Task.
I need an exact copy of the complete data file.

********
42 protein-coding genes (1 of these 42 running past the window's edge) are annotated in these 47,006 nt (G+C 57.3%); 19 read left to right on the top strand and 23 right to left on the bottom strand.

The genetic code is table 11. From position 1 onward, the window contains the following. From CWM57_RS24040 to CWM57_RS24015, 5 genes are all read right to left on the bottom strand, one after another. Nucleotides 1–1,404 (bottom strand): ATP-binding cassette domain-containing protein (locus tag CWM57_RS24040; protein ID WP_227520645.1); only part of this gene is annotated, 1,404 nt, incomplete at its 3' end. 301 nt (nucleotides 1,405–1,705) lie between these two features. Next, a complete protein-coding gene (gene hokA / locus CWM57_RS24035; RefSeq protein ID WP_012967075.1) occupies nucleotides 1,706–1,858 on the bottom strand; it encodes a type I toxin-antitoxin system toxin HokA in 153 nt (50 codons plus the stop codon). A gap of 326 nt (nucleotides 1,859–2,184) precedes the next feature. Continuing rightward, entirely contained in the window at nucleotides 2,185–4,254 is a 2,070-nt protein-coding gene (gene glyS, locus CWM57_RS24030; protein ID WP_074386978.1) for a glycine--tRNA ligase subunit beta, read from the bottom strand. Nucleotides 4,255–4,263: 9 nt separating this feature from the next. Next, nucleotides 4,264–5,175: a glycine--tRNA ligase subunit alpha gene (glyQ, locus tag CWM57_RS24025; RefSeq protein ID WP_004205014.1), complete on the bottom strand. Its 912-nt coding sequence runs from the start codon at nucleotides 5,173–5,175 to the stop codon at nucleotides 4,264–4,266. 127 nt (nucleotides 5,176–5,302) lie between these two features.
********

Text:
42 protein-coding genes (1 of these 42 running past the window's edge) are annotated in these 47,006 nt (G+C 57.3%); 19 read left to right on the top strand and 23 right to left on the bottom strand.

The genetic code is table 11. From position 1 onward, the window contains the following. From CWM57_RS24040 to CWM57_RS24015, 5 genes are all read right to left on the bottom strand, one after another. Nucleotides 1–1,404 (bottom strand): ATP-binding cassette domain-containing protein (locus tag CWM57_RS24040; protein ID WP_227520645.1); only part of this gene is annotated, 1,404 nt, incomplete at its 3' end. 301 nt (nucleotides 1,405–1,705) lie between these two features. Next, a complete protein-coding gene (gene hokA / locus CWM57_RS24035; RefSeq protein ID WP_012967075.1) occupies nucleotides 1,706–1,858 on the bottom strand; it encodes a type I toxin-antitoxin system toxin HokA in 153 nt (50 codons plus the stop codon). A gap of 326 nt (nucleotides 1,859–2,184) precedes the next feature. Continuing rightward, entirely contained in the window at nucleotides 2,185–4,254 is a 2,070-nt protein-coding gene (gene glyS, locus CWM57_RS24030; protein ID WP_074386978.1) for a glycine--tRNA ligase subunit beta, read from the bottom strand. Nucleotides 4,255–4,263: 9 nt separating this feature from the next. Next, nucleotides 4,264–5,175: a glycine--tRNA ligase subunit alpha gene (glyQ, locus tag CWM57_RS24025; RefSeq protein ID WP_004205014.1), complete on the bottom strand. Its 912-nt coding sequence runs from the start codon at nucleotides 5,173–5,175 to the stop codon at nucleotides 4,264–4,266. 127 nt (nucleotides 5,176–5,302) lie between these two features.